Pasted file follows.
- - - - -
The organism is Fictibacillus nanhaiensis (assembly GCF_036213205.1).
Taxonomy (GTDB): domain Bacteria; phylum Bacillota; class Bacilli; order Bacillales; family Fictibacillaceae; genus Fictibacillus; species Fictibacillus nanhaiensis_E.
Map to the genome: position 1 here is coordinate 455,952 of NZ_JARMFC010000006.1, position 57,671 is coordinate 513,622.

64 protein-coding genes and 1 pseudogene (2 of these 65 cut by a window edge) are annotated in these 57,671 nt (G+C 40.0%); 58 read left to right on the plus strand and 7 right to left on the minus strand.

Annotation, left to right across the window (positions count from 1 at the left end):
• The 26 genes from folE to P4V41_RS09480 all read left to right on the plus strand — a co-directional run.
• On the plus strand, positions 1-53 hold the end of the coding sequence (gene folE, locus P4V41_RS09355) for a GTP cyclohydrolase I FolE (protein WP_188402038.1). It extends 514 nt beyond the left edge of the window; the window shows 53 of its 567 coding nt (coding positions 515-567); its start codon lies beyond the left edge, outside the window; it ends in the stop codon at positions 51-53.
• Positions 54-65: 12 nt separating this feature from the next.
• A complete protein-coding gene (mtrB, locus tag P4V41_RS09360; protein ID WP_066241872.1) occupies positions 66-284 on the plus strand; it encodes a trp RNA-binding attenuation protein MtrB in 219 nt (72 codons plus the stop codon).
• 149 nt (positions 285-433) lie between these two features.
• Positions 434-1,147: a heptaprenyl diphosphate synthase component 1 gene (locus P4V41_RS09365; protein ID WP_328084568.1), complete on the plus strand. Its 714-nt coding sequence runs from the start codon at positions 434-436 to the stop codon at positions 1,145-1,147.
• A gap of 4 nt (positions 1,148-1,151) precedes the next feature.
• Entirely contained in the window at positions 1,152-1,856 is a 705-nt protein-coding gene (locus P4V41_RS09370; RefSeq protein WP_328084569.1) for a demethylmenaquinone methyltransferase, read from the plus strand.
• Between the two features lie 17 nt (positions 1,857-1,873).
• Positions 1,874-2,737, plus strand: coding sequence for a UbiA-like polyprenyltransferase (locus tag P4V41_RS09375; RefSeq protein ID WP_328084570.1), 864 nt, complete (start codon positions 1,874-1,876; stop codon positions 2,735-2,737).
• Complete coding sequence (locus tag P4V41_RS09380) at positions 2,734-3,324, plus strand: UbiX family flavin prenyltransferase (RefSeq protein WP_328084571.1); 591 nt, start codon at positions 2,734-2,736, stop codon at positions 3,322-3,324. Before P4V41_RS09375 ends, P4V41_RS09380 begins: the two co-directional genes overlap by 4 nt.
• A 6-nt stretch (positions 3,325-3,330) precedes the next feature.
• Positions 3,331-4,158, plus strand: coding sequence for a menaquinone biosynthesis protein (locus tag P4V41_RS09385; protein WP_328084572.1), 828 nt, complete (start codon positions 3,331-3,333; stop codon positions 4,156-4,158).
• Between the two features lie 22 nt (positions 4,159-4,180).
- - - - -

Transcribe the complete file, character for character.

The organism is Fictibacillus nanhaiensis (assembly GCF_036213205.1).
Taxonomy (GTDB): domain Bacteria; phylum Bacillota; class Bacilli; order Bacillales; family Fictibacillaceae; genus Fictibacillus; species Fictibacillus nanhaiensis_E.
Map to the genome: position 1 here is coordinate 455,952 of NZ_JARMFC010000006.1, position 57,671 is coordinate 513,622.

64 protein-coding genes and 1 pseudogene (2 of these 65 cut by a window edge) are annotated in these 57,671 nt (G+C 40.0%); 58 read left to right on the plus strand and 7 right to left on the minus strand.

Annotation, left to right across the window (positions count from 1 at the left end):
• The 26 genes from folE to P4V41_RS09480 all read left to right on the plus strand — a co-directional run.
• On the plus strand, positions 1-53 hold the end of the coding sequence (gene folE, locus P4V41_RS09355) for a GTP cyclohydrolase I FolE (protein WP_188402038.1). It extends 514 nt beyond the left edge of the window; the window shows 53 of its 567 coding nt (coding positions 515-567); its start codon lies beyond the left edge, outside the window; it ends in the stop codon at positions 51-53.
• Positions 54-65: 12 nt separating this feature from the next.
• A complete protein-coding gene (mtrB, locus tag P4V41_RS09360; protein ID WP_066241872.1) occupies positions 66-284 on the plus strand; it encodes a trp RNA-binding attenuation protein MtrB in 219 nt (72 codons plus the stop codon).
• 149 nt (positions 285-433) lie between these two features.
• Positions 434-1,147: a heptaprenyl diphosphate synthase component 1 gene (locus P4V41_RS09365; protein ID WP_328084568.1), complete on the plus strand. Its 714-nt coding sequence runs from the start codon at positions 434-436 to the stop codon at positions 1,145-1,147.
• A gap of 4 nt (positions 1,148-1,151) precedes the next feature.
• Entirely contained in the window at positions 1,152-1,856 is a 705-nt protein-coding gene (locus P4V41_RS09370; RefSeq protein WP_328084569.1) for a demethylmenaquinone methyltransferase, read from the plus strand.
• Between the two features lie 17 nt (positions 1,857-1,873).
• Positions 1,874-2,737, plus strand: coding sequence for a UbiA-like polyprenyltransferase (locus tag P4V41_RS09375; RefSeq protein ID WP_328084570.1), 864 nt, complete (start codon positions 1,874-1,876; stop codon positions 2,735-2,737).
• Complete coding sequence (locus tag P4V41_RS09380) at positions 2,734-3,324, plus strand: UbiX family flavin prenyltransferase (RefSeq protein WP_328084571.1); 591 nt, start codon at positions 2,734-2,736, stop codon at positions 3,322-3,324. Before P4V41_RS09375 ends, P4V41_RS09380 begins: the two co-directional genes overlap by 4 nt.
• A 6-nt stretch (positions 3,325-3,330) precedes the next feature.
• Positions 3,331-4,158, plus strand: coding sequence for a menaquinone biosynthesis protein (locus tag P4V41_RS09385; protein WP_328084572.1), 828 nt, complete (start codon positions 3,331-3,333; stop codon positions 4,156-4,158).
• Between the two features lie 22 nt (positions 4,159-4,180).